Head of Heals PHOTO

Members of the cast of “Head Over Heels” rehearse for the premiere of the show on Nov. 17.

East Carolina University School of Theatre and Dance will present its last musical of the semester, “Head Over Heels,” which is set to premiere at 7:30 p.m. on Nov. 17 in McGinnis Theatre. 

The show is based on Sir Phillip Sydney’s “The Arcadia” and is set to music by 2021 Rock and Roll Hall of Fame inductees The Go-Go’s. Additional showings are scheduled for 7:30 p.m. on Nov. 18 and 19, at 2 and 7:30 p.m. on Nov. 20 and at 2 p.m. on Nov. 21. 

Director of “Head Over Heels” and assistant professor of directing and acting Bryan Conger said the show is a romantic comedy first, but also offers elements that promote community and inclusivity. 

“It’s about a community finding what makes it a community and how that community comes together,” Conger said. “The play is a real celebration of inclusivity and of queerness. It’s one of the first Broadway musicals to feature a written non-binary character in a principle role. Even though it is set in or based on Elizabethan times, it is very much contemporary in its relationship and how we view gender.”

While spectators and stage crew are still expected to wear face masks, those onstage will appear without for the first time this year. This offers the audience a chance to see a show like they did before the COVID-19 pandemic, Conger said. He said he anticipates that “Head Over Heels” audience members will appreciate seeing a return to normalcy with a maskless on-stage cast.

“This will be an opportunity for an audience to see theatre how they were used to seeing it before we were doing things on zoom,” Conger said. “Before we all had to wear masks and weren’t allowed to have any sort of physical contact with each other. I hope that will bring an audience joy as well, seeing that happen again.”

While the show will feature music from the 80’s, Conger said fans can expect not to see 80’s hair. He said costumes will feature 80’s patterns and fabrics with contemporary modern suggestions. 

One thing Conger said he has enjoyed throughout the process of putting the show together is working with the cast and crew.

“This company of actors has been a real delight and pleasure to have in the room and to work with and to create this piece and everyone has had a real passion and a real love for it,” Conger said. “That has made creating it that much more exciting, even when the work is difficult and long, it has been extremely fun and rewarding for everyone in the room including myself.”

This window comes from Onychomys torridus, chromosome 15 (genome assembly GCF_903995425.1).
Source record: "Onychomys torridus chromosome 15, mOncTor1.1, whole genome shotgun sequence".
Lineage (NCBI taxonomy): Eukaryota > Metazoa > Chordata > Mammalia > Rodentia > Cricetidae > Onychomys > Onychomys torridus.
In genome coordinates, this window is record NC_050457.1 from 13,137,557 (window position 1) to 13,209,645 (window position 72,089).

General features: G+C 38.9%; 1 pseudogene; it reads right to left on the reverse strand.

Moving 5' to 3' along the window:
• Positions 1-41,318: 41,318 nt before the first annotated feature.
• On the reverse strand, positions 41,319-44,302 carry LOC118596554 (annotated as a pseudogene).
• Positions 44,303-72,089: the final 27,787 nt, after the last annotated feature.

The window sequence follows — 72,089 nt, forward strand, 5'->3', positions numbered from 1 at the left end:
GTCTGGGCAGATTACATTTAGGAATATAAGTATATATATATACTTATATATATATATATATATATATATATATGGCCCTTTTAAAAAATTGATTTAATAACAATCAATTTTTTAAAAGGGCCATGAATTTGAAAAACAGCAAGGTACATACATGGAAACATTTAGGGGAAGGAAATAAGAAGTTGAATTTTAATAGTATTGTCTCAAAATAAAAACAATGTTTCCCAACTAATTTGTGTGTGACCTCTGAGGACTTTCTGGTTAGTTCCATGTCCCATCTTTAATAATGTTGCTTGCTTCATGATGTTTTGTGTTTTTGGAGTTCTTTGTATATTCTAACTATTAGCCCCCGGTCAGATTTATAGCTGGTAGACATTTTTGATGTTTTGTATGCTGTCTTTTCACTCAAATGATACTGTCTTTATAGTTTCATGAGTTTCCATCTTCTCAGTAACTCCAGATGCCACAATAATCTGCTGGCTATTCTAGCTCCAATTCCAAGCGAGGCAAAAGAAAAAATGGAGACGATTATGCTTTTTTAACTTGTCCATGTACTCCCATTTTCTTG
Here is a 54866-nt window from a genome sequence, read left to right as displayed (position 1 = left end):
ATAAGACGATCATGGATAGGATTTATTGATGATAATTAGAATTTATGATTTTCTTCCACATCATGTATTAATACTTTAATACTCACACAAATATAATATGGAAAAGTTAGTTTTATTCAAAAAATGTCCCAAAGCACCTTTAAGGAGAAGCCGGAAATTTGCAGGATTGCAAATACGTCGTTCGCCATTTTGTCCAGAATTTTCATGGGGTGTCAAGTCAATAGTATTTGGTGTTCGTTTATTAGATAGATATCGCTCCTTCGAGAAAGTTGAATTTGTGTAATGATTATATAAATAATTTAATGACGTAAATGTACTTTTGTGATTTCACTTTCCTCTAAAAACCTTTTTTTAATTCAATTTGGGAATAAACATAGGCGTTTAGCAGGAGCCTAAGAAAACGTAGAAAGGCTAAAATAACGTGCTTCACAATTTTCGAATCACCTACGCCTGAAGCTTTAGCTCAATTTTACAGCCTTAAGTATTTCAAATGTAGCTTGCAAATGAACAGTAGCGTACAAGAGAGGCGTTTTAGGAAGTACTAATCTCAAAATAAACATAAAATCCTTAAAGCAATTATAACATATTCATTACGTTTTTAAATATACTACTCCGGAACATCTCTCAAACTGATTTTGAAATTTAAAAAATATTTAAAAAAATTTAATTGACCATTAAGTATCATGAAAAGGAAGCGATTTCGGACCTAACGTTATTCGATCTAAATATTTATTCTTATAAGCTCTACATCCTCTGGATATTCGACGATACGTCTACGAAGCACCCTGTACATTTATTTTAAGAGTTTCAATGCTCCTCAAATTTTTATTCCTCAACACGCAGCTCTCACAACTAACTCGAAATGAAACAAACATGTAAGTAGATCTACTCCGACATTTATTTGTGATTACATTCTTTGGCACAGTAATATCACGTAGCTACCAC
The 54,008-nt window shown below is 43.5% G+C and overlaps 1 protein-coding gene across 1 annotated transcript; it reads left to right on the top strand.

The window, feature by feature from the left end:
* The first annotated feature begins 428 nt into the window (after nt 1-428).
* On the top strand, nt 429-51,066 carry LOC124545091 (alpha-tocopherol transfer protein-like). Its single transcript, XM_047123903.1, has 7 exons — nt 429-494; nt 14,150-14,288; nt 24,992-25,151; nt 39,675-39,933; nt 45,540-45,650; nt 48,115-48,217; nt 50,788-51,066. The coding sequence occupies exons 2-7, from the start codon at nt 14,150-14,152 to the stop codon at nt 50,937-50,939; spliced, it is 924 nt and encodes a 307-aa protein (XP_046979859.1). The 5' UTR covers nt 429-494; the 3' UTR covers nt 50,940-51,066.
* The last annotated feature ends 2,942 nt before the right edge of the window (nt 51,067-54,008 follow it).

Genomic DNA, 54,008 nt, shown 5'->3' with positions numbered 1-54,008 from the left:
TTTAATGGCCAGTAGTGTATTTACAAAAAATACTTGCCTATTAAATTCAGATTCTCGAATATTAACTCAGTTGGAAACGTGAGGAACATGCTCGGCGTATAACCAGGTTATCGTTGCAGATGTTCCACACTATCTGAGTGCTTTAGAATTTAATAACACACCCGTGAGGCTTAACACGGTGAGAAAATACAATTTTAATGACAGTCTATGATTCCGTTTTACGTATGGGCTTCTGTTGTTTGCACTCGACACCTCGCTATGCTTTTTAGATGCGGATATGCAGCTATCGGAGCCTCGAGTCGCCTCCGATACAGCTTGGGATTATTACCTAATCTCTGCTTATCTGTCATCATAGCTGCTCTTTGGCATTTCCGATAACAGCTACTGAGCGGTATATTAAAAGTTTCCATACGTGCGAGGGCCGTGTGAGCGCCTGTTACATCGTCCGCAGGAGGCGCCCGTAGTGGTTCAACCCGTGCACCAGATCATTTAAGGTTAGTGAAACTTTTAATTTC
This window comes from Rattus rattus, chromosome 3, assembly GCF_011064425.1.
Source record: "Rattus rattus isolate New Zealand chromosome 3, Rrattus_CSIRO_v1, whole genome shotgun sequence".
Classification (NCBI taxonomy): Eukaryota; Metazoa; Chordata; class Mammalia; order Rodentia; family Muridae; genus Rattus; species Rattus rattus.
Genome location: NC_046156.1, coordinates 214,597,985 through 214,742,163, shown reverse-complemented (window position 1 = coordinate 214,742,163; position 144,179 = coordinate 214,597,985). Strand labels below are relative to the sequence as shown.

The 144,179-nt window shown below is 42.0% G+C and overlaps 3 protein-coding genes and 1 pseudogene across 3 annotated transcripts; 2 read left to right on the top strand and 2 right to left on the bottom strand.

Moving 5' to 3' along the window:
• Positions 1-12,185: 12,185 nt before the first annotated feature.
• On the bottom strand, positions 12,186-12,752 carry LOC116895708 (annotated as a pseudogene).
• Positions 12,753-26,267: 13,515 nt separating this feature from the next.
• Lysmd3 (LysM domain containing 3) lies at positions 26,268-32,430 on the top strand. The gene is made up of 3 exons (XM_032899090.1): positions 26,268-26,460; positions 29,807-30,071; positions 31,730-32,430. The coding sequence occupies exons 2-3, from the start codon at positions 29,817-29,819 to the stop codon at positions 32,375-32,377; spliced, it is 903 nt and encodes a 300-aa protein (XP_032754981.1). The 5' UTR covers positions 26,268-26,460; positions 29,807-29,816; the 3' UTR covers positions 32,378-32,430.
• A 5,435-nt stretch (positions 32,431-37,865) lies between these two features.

Sharing that same sentiment and playing the character Musidorus is Keagan Kermode who said he had a great experience working on the show with the cast and crew.  

Kermode said one of his favorite parts about the role is the naive and innocent nature of the character and how these characteristics are what bring out his role’s comedic value. 

“It's been a long time since I've played a light comedic role, so I'm appreciating that aspect of the role a lot,” Kermode said. “My favorite part of the show currently is the comedy. It's been a long time since I've been able to be funny on stage.” 

Having not worked on a musical since the beginning of the COVID-19 pandemic, Kermode said the experience that came along with “Head Over Heels” has been impactful thus far.

While some may have waited since the pandemic’s began to be able to laugh at an in-person performance, Kermode said he has anticipated hearing those laughs in-person on the stage.

“Especially coming out of a year and a half of COVID(-19) and virtual performances, it's such a breath of fresh air to hear laughter,” Kermode said.

Playing the part of Gynecia, the queen of Arcadia, is Tenayjah Hawkins who said she is excited about the journey her character takes while navigating motherhood and her title as queen.  

With the show’s debut approaching, Hawkins said she has one musical number on her mind that she’s particularly excited to perform.

“I would definitely say the number ‘Heaven Is A Place On Earth’ is my favorite part of the show right now, but you'll have to come and see why,” Hawkins said. 

Admittedly, Hawkins said she didn’t know just how familiar she would be with the show’s music until they began, but did recognize quite a few of the songs. 

Hawkins said putting the show together was an enjoyable experience, but added that there was some emotion that came with this one. She said she has only good things to say about her time working on “Head Over Heels” and looks forward to the return of a live audience in McGinnis Theatre.

“It has been extremely fun, refreshing, and honestly emotional,” Hawkins said. “‘Head Over Heels’ will be our first live performance maskless since the pandemic started and we have worked extremely hard to get to this point. It has been a pleasure to work on this piece with my hardworking and talented peers.”

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